First Drive Audi A6 Allroad

Oct1stStartThe quattro name is synonymous with all-wheel drive and there aren’t many carmakers that can produce a practical 4WD estate like Audi. The brand’s third generation allroad will certainly take some beating.

Words: Phil Weeden

Audi’s relentless new model programme marches on with a fierce pace. The latest offering is the third generation A6 allroad – and, while it’s not a direct competitor to the likes of Range Rover, BMW X5 and even closer to home rivals such as the Porsche Cayenne and Audi’s own Q7, anyone looking to buy one of those leviathans might wish to consider one of these first. Sure, it won’t climb Everest, but with its additional ground clearance afforded by the adaptive air suspension, protective under trays and all-wheel drive, the A6 allroad will tackle muddy tracks, snow-covered roads and other slightly challenging terrains – plus it can tow up to two and a half tonnes. Plus the top-of-the-range 3.0-litre BiTDI model we have tested here has a diesel under its bonnet so it’s also fast and pretty frugal, with a claimed 42mpg.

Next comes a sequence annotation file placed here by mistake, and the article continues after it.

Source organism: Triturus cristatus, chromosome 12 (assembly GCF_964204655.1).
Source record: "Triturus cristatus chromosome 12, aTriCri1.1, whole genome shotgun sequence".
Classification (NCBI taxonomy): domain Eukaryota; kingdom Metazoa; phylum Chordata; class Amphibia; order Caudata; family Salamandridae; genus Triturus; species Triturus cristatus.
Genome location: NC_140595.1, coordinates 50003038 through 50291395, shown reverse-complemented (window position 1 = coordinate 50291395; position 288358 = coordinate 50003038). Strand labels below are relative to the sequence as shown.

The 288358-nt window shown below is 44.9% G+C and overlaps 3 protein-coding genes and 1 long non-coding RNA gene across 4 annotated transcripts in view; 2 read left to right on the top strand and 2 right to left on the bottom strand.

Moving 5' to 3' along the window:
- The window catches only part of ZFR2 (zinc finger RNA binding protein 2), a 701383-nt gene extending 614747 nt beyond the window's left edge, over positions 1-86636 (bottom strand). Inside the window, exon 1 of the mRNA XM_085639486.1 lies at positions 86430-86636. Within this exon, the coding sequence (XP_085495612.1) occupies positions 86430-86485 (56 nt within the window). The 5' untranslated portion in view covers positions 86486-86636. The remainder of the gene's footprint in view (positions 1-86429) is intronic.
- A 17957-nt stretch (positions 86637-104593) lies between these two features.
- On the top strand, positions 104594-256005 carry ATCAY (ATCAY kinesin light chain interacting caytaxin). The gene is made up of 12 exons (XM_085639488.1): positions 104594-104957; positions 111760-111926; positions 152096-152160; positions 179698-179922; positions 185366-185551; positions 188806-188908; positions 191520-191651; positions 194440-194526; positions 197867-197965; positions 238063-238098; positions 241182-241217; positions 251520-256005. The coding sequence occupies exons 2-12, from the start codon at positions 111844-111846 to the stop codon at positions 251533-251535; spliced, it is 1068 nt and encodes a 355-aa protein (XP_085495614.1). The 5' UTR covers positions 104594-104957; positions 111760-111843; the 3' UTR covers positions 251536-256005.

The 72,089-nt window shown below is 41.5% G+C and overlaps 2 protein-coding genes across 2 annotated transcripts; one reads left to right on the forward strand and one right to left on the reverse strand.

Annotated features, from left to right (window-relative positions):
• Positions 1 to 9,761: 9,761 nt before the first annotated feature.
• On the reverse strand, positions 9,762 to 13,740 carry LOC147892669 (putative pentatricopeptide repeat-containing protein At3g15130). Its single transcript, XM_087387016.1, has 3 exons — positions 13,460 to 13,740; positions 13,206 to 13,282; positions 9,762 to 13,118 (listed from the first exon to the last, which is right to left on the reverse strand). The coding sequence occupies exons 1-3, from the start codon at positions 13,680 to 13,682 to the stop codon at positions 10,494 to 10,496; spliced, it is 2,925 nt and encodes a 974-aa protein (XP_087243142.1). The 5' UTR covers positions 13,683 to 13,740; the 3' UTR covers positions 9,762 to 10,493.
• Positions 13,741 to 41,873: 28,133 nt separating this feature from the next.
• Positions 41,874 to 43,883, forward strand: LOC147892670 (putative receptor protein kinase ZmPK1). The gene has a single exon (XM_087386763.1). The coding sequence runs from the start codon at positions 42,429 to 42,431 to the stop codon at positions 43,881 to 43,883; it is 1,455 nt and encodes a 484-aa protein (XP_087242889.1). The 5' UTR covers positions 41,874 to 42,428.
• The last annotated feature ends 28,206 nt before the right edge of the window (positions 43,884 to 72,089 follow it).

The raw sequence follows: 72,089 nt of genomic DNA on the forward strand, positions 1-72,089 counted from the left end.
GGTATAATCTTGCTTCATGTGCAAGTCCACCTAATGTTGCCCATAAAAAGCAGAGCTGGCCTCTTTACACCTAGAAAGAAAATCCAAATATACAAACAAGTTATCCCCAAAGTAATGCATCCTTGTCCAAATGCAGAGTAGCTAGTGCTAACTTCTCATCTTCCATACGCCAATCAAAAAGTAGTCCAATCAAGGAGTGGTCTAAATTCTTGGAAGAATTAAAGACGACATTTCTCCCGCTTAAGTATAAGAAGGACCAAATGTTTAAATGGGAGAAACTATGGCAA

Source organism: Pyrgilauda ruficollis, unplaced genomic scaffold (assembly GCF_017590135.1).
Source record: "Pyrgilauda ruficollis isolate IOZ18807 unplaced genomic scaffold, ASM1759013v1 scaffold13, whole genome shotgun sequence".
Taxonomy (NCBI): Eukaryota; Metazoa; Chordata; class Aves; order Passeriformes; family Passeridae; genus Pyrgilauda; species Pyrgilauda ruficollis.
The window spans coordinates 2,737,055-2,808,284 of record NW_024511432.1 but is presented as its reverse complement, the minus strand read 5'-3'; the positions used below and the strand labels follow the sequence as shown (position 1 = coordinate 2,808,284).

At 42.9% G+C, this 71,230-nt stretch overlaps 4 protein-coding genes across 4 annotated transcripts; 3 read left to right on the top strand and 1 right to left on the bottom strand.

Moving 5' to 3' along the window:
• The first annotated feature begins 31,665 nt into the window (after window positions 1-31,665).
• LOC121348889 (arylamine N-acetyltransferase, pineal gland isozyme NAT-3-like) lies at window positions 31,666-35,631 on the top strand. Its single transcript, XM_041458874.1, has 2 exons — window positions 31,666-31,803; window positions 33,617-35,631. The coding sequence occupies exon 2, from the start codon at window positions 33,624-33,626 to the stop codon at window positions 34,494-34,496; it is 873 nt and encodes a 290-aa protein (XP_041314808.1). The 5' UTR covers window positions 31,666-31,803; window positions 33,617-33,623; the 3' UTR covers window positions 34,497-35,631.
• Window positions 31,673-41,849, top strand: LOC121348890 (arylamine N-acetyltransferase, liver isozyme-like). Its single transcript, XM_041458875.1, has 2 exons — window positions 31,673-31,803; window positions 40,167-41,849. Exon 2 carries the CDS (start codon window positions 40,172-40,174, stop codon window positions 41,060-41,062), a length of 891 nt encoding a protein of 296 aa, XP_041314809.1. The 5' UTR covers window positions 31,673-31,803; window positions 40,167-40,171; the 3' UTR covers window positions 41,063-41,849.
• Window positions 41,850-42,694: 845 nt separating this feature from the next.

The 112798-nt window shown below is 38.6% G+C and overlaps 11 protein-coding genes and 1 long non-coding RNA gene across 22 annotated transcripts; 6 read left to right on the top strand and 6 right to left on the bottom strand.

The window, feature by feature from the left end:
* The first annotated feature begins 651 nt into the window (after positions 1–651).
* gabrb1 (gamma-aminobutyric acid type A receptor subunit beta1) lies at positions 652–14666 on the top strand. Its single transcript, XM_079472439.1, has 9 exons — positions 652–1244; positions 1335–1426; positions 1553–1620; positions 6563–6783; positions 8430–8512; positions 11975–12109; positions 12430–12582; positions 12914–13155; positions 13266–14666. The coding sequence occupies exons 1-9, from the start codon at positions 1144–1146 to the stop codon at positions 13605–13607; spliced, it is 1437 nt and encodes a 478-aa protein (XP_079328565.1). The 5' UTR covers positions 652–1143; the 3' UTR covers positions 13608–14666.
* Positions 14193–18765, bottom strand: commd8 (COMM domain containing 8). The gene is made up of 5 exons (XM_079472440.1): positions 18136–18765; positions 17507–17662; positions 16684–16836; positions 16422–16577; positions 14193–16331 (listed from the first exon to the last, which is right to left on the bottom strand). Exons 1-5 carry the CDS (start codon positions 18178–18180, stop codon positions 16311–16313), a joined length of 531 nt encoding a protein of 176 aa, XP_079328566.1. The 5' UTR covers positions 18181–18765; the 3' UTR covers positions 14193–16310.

This model is considerably more stylish, longer and wider, the new allroad would look equally good outside a Chelsea cocktail bar as it would on a Herefordshire smallholding.

Inside, the Audi’s interior never ceases to amaze. It has all the technological wizardry that its German brethren from BMW and Mercedes offer but with more style and panache than those rivals put together. It feels well put together too.


Firing up the astonishing 3.0-litre biturbo diesel, a purposeful burble presents itself. There’s an eight-speed Tiptronic style gearbox, so we select first gear and head out from our sumptuous setting of Bovey Castle in the heart of the Devonshire countryside. There would be no off-roading on this test, so we have to make do with some leafy lanes instead. Traversing the speed bumps on our exit, one is immediately aware that the low profile rubber and optional 20-inch alloys may look good but they do nothing for the ride quality. It’s firm, even a bit crashy at these speeds. The electromechanical steering is delightfully weighted: solid without being cumbersome and the feedback is pretty good. The brakes are instant, reassuringly consistent with a lovely pedal feel. This is a weighty car, albeit 70kg lighter than its predecessor, tipping the scales at 1910kg so it’s good to know it has wonderfully effective ABS brakes to slow things down.


OctCoverSmTo read the full report, including tech spec, see the October 2012 issue of 4×4 Magazine. Buy the issue or subscribe here

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